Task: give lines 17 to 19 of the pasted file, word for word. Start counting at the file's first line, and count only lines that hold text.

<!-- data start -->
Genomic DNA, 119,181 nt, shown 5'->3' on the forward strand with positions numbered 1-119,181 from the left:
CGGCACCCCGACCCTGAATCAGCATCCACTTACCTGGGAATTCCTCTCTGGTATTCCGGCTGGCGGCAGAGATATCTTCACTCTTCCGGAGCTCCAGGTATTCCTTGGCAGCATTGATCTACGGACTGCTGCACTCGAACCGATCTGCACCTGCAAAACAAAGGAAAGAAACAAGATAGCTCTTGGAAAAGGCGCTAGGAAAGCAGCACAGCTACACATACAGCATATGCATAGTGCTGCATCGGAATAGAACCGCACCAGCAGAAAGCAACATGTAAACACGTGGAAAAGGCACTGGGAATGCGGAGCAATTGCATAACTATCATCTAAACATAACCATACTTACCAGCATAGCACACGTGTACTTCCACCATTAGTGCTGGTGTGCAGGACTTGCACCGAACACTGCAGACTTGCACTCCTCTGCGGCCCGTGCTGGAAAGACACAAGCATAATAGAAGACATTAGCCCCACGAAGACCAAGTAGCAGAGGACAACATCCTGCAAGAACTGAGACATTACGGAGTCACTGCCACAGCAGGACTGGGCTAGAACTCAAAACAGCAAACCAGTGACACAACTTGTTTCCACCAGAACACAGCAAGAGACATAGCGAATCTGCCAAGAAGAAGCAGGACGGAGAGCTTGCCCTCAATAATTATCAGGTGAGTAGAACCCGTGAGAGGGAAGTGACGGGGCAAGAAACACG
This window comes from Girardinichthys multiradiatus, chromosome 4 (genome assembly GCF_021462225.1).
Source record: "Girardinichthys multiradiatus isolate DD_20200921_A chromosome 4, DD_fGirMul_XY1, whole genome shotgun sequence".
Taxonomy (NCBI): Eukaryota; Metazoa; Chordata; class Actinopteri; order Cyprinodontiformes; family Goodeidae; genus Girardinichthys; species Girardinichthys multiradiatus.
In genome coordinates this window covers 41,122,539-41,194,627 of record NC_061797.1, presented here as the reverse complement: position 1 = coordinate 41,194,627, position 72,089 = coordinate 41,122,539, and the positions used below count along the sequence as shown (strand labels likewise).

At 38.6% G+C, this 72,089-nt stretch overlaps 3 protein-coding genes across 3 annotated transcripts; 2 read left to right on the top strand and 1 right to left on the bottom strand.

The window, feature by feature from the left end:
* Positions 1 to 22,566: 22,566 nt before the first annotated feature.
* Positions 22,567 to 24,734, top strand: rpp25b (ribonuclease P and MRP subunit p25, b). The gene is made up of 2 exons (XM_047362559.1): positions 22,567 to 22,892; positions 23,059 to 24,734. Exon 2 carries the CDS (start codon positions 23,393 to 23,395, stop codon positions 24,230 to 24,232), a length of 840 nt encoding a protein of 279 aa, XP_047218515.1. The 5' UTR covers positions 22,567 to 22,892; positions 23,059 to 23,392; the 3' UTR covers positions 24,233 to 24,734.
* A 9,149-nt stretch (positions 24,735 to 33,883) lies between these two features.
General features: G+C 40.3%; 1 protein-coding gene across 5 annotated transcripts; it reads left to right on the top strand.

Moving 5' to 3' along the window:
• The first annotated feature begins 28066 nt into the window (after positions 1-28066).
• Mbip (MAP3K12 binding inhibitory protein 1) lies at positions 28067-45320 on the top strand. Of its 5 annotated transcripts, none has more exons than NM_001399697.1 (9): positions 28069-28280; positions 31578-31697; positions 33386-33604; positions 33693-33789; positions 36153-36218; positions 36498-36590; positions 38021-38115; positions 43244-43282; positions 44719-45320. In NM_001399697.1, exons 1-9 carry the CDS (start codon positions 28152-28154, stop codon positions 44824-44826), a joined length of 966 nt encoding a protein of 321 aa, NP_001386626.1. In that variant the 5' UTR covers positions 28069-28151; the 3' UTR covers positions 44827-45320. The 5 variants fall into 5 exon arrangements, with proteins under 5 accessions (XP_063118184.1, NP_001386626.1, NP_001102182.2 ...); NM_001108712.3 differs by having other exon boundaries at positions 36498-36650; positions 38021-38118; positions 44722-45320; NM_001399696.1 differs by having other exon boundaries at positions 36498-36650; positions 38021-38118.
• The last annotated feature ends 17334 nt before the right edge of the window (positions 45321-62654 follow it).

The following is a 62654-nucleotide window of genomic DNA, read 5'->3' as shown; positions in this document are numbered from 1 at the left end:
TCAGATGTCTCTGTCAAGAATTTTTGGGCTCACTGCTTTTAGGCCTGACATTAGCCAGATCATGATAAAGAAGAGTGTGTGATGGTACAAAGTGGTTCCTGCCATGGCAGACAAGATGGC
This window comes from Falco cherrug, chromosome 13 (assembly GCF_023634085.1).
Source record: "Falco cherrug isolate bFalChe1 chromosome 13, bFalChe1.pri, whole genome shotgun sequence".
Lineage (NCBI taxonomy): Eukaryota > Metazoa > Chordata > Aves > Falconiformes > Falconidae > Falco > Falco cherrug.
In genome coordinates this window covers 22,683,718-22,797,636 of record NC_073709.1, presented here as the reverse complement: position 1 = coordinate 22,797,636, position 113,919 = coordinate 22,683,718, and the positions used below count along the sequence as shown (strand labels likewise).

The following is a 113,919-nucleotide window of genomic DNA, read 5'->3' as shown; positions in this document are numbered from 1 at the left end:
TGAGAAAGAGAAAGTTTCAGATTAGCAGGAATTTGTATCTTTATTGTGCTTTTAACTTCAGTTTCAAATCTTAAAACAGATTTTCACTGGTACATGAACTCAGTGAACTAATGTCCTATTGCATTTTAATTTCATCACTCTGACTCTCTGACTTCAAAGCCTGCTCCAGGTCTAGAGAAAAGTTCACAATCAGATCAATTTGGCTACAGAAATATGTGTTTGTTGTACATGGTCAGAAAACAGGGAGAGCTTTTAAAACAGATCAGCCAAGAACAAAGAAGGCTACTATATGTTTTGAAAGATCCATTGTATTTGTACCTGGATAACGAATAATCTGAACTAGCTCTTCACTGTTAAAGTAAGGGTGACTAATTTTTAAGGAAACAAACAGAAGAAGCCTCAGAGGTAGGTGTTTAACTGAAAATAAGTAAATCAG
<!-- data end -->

The following is a 62654-nucleotide window of genomic DNA, read 5'->3' as shown; positions in this document are numbered from 1 at the left end:
TCAGATGTCTCTGTCAAGAATTTTTGGGCTCACTGCTTTTAGGCCTGACATTAGCCAGATCATGATAAAGAAGAGTGTGTGATGGTACAAAGTGGTTCCTGCCATGGCAGACAAGATGGC
This window comes from Falco cherrug, chromosome 13 (assembly GCF_023634085.1).